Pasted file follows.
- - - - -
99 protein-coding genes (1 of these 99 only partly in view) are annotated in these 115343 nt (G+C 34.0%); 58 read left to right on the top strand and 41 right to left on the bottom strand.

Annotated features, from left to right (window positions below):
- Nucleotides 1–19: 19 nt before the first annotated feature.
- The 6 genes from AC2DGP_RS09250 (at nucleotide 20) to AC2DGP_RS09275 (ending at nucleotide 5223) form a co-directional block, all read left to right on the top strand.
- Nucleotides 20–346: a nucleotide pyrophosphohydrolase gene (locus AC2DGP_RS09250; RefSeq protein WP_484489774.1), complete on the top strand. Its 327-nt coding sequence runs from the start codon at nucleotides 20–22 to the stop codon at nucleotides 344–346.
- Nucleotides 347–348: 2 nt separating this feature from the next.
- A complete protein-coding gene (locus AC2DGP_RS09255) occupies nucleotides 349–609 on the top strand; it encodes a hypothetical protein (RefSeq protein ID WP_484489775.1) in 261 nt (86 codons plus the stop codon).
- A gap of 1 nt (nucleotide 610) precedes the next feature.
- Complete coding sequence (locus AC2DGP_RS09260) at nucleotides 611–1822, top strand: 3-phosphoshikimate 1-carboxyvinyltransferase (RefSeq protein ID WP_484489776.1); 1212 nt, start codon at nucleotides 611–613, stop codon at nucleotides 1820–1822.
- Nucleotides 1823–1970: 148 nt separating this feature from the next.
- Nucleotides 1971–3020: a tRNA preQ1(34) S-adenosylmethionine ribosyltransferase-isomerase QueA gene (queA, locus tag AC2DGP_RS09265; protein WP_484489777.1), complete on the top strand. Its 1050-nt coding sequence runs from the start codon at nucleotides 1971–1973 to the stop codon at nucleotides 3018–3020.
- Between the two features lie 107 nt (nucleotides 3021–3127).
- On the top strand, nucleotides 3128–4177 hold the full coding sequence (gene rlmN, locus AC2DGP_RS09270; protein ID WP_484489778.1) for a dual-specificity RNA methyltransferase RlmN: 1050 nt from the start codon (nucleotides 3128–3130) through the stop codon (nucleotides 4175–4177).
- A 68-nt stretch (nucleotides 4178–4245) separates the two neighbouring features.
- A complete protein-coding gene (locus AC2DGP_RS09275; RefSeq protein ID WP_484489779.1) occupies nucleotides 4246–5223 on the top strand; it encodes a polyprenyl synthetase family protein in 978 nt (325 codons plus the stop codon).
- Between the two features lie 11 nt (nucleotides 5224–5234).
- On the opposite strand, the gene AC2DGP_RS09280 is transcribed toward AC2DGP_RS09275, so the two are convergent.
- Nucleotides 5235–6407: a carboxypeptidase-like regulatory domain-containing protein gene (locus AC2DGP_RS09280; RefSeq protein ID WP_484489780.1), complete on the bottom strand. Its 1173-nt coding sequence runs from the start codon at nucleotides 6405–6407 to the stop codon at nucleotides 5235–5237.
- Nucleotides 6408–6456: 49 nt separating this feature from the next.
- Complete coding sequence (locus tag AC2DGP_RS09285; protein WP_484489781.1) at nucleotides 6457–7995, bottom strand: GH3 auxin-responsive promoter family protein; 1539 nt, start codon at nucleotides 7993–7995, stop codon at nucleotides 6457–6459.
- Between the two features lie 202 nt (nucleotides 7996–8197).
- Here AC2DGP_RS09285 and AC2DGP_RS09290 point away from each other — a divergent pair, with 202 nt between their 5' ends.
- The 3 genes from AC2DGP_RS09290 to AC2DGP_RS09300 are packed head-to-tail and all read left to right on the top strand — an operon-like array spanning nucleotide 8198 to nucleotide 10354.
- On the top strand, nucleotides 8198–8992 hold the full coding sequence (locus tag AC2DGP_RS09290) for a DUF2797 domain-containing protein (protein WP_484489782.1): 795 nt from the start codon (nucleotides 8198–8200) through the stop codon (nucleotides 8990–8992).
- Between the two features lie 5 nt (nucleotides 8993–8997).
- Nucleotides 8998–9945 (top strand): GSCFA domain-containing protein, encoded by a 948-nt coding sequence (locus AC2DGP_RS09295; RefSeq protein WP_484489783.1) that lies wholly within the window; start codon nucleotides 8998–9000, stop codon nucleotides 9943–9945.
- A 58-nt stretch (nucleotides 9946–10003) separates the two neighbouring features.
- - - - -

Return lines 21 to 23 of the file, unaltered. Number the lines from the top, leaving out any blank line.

- Between the two features lie 202 nt (nucleotides 7996–8197).
- Here AC2DGP_RS09285 and AC2DGP_RS09290 point away from each other — a divergent pair, with 202 nt between their 5' ends.
- The 3 genes from AC2DGP_RS09290 to AC2DGP_RS09300 are packed head-to-tail and all read left to right on the top strand — an operon-like array spanning nucleotide 8198 to nucleotide 10354.